News

  • Barbara Hammer, On the Road, Big Sur, California, 1975, 2017, gelatin silver print, 8 x 12".

    Barbara Hammer (1939–2019)

    Barbara Hammer, the treasured lesbian filmmaker and New York­–based artist, has passed away from ovarian cancer at seventy-nine. Hammer created more than eighty moving-image works throughout her life, but near the end she began making work about her own death: Last October, she performed a lecture on living with advanced cancer titled The Art of Dying or (Palliative Art Making in the Age of Anxiety) at the Whitney Museum of American Art in New York.

    Reporting on the event for Artforum, Corrine Fitzpatrick wrote that the performance “offers seven precepts—culled from fifty years of artistic

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  • A bronze head from the Kingdom of Benin, now Nigeria, from the collection of the Museum für Kunst und Gewerbe in Hamburg. Photo: MKG Hamburg.

    German Culture Ministers Pledge to Return Looted Colonial-Era Artifacts

    German culture ministers from all sixteen states met on Wednesday, March 13, and agreed to establish protocols for repatriating colonial-era objects from public collections across the country that were acquired “in ways that are legally or morally unjustifiable today.”

    They released an eight-page document that declares their intention to address their colonial history and outlines the first steps they will take to do so. The states will work with museums and institutions to conduct research, digitize and publicize provenance information, and potentially establish a central information and help

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  • Crown Ether by Olalekan Jeyifous. Photo: Andrew Jorgenson.

    ArtPrize Announces Participating Artists for First Edition of Public Art Biennial

    The Michigan-based arts nonprofit ArtPrize has announced the artists participating in its inaugural public art biennial. Amanda Browder, Heather Hart, Rafael Lozano-Hemmer, Olalekan Jeyifous, and the duo Paul Amenta and Ted Lott will create large-scale public works for the first edition of the biennial, Project 1.

    Rick DeVos—son of current US secretary of education Betsy DeVos and grandson of the late billionaire businessman Richard DeVos—established ArtPrize in 2009 as an annual art competition. In 2018 the organization announced its plans to shift to a biennial schedule, with its

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  • Tone Hansen, director of the Henie Onstad Kunstsenter, and Paulina Rider Wilhelmsen. Photo: Thomas Brun, NTB Production.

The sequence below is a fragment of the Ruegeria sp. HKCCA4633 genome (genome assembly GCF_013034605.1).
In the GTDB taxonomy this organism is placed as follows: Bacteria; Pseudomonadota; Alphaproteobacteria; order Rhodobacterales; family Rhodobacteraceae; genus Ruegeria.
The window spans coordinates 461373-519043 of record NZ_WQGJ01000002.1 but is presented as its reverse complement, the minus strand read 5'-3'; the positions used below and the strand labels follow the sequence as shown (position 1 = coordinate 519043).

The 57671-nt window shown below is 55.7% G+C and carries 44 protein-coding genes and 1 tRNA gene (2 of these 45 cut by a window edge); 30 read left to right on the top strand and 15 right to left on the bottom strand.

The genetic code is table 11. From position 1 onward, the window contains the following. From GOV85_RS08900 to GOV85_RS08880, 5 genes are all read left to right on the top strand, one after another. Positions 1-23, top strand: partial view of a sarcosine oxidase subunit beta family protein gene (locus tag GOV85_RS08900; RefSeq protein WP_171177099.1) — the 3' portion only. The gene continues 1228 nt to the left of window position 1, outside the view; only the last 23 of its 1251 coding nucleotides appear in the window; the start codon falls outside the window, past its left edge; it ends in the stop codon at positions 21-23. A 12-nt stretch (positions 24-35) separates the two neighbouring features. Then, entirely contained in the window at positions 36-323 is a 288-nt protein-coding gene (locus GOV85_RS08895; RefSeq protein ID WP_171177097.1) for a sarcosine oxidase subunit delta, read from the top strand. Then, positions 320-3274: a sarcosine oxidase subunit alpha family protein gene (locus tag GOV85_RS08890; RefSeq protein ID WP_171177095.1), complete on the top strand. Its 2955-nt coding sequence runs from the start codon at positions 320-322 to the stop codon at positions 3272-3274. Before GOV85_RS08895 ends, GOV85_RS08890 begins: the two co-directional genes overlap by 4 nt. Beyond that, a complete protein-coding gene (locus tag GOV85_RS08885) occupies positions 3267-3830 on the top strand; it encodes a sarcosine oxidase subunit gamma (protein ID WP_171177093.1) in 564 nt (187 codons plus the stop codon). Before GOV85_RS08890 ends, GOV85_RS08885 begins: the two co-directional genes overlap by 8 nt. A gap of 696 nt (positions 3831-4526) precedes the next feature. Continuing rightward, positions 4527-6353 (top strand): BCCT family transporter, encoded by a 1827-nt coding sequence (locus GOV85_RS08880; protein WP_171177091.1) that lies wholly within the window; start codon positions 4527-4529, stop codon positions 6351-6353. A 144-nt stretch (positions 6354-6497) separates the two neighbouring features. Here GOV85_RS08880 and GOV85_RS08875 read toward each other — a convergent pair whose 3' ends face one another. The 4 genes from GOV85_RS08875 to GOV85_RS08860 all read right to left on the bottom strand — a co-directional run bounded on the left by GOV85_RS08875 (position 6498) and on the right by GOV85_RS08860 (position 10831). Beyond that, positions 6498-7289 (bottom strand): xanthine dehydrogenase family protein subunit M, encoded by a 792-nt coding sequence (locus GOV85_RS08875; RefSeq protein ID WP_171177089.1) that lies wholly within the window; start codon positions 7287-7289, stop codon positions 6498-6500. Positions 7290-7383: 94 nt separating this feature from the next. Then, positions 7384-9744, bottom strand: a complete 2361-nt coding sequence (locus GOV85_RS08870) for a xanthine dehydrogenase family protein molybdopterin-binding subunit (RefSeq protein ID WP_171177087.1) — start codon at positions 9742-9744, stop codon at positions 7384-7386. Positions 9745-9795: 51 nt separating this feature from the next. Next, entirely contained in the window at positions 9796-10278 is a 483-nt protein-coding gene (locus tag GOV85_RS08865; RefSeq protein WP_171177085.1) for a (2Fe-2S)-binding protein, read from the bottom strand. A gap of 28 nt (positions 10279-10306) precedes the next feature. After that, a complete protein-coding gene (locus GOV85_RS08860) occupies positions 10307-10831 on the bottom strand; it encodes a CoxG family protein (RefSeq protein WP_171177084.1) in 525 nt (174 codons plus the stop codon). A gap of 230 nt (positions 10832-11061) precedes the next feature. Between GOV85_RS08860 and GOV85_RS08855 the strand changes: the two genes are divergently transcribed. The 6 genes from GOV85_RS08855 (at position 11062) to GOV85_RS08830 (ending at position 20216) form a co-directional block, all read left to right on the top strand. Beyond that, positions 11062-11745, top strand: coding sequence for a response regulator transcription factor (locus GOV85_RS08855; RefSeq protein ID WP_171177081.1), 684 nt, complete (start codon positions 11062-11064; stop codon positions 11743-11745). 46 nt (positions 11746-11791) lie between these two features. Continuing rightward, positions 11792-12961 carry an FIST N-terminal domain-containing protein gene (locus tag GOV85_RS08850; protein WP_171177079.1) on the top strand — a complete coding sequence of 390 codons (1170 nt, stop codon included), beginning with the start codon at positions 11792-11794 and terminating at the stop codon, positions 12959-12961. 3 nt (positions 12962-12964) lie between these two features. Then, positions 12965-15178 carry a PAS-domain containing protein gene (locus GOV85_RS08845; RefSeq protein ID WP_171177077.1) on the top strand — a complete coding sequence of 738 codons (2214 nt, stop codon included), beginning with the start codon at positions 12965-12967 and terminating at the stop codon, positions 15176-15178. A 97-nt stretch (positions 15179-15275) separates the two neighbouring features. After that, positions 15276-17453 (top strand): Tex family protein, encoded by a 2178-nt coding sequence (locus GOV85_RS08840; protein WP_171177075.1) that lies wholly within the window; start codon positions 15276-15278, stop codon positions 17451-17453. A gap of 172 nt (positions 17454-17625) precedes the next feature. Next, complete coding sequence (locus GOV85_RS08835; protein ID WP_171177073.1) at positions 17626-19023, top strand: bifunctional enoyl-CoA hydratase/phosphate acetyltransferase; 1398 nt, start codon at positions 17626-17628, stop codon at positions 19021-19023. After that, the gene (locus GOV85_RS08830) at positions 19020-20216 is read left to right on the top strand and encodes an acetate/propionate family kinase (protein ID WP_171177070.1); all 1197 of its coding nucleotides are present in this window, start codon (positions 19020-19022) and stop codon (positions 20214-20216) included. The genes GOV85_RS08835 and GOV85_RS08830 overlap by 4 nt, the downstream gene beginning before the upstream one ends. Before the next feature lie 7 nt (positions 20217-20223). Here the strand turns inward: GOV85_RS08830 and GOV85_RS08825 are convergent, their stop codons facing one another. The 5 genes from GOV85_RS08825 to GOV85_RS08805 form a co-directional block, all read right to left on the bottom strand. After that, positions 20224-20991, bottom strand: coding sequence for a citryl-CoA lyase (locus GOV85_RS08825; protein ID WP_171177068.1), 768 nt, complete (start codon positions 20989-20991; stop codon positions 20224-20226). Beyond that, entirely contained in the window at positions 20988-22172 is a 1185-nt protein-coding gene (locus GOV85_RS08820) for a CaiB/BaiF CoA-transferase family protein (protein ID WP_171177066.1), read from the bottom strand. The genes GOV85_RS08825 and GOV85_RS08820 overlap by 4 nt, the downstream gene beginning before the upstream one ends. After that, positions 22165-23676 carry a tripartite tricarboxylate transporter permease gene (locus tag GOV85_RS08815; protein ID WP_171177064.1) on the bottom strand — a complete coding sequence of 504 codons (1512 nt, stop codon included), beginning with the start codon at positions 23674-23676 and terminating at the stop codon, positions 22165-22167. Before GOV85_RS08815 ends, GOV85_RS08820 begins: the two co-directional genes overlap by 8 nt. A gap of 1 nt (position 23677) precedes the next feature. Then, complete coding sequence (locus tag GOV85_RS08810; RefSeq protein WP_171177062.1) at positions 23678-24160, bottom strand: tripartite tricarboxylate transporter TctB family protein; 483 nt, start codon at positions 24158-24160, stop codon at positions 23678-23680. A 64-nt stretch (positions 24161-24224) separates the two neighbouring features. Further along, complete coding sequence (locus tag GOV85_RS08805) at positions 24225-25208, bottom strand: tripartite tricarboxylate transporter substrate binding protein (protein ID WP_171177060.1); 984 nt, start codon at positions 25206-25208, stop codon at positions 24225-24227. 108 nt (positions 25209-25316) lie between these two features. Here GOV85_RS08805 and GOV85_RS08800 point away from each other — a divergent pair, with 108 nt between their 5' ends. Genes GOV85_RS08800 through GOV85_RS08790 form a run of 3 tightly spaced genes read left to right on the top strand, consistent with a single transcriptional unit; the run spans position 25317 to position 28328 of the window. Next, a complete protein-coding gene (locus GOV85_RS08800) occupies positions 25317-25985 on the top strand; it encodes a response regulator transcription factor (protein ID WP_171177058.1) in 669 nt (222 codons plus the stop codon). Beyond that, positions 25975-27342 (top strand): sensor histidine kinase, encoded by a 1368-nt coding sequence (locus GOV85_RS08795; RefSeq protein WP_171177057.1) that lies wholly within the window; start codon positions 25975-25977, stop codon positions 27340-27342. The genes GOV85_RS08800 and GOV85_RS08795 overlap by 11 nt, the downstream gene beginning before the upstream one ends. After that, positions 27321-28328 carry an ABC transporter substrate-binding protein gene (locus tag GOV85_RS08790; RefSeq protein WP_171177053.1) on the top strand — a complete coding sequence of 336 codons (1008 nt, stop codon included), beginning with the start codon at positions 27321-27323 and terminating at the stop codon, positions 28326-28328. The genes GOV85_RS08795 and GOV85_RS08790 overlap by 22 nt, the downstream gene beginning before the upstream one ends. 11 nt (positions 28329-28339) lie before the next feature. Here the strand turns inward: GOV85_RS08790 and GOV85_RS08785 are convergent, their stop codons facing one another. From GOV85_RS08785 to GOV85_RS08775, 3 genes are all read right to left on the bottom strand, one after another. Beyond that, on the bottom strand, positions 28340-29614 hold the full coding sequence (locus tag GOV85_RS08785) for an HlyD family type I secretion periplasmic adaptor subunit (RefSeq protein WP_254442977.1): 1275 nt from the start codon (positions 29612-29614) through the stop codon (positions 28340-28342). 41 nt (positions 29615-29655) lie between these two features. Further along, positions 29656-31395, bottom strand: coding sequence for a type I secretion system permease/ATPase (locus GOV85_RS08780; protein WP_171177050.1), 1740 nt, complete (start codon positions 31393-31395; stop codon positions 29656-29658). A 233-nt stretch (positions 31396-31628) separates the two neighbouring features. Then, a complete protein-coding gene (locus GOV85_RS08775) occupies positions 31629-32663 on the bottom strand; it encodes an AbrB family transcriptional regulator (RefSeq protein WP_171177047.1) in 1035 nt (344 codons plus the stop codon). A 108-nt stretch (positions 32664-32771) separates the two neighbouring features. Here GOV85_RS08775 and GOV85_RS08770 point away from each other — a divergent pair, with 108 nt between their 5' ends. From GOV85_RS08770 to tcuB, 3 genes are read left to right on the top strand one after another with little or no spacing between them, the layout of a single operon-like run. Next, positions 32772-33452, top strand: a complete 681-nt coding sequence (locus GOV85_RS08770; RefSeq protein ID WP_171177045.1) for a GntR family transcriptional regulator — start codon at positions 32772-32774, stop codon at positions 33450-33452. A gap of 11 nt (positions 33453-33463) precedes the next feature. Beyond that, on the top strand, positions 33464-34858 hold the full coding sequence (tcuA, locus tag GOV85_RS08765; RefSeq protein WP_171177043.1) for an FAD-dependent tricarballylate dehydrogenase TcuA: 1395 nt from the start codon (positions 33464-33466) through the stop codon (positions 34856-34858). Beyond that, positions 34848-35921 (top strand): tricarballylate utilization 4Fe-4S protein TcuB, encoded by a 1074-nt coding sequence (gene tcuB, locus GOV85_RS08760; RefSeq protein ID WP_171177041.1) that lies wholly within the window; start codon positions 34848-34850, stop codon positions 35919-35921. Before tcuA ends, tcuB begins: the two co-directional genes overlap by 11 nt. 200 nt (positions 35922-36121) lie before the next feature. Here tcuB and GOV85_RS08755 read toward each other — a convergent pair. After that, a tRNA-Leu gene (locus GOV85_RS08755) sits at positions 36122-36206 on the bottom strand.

Henie Onstad Kunstsenter in Norway Announces $100,000 Artist Prize

    The Henie Onstad Kunstsenter in Høvikodden, Norway, has established a biannual $100,000 artist prize. The winner of the inaugural Lise Wilhelmsen Art Award will be announced this fall and will have a corresponding exhibition at the Henie Onstad Kunstsenter in 2020. The prize also includes funds for a catalogue, public programming, and the possible acquisition of the work for the center’s permanent collection, and is intended for midcareer, international artists working in sculpture and painting, though the award “will remain rooted in Norway.”

    Michelle Kuo, curator of painting and sculpture at

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  • Okwui Enwezor.

    Okwui Enwezor (1963–2019)

    Okwui Enwezor, the Nigerian curator, poet, critic, and historian whose large-scale exhibitions led to a more global view of contemporary art, has died at the age of fifty-five years old from cancer. His tenure as artistic director of Munich’s Haus der Kunst, a role he began in 2011, as well as his landmark Documenta 11 in 2002, established Enwezor as one of the most influential exhibition organizers of the century so far. The news of his death comes nine months after his departure from Haus der Kunst and was first shared by Venice Biennale, whose 2015 edition Enwezor curated. 

    As the first

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  • Laura Allred Hurtado.

    Laura Allred Hurtado Appointed Executive Director of Utah Museum of Contemporary Art

    The Utah Museum of Contemporary Art (UMoCA) announced that Laura Allred Hurtado has been named its new executive director. She comes to the institution from the Church History Museum, where she has served as the global acquisitions art curator. She will take up the post on April 1.

    “Laura has the combination of knowledge and enthusiasm which will assure that UMoCA continues as a unique, vibrant showcase for contemporary art in Utah,” museum board president Val Antczak said. “She has been an integral part of the Utah art community for years, while following the contemporary art scene across borders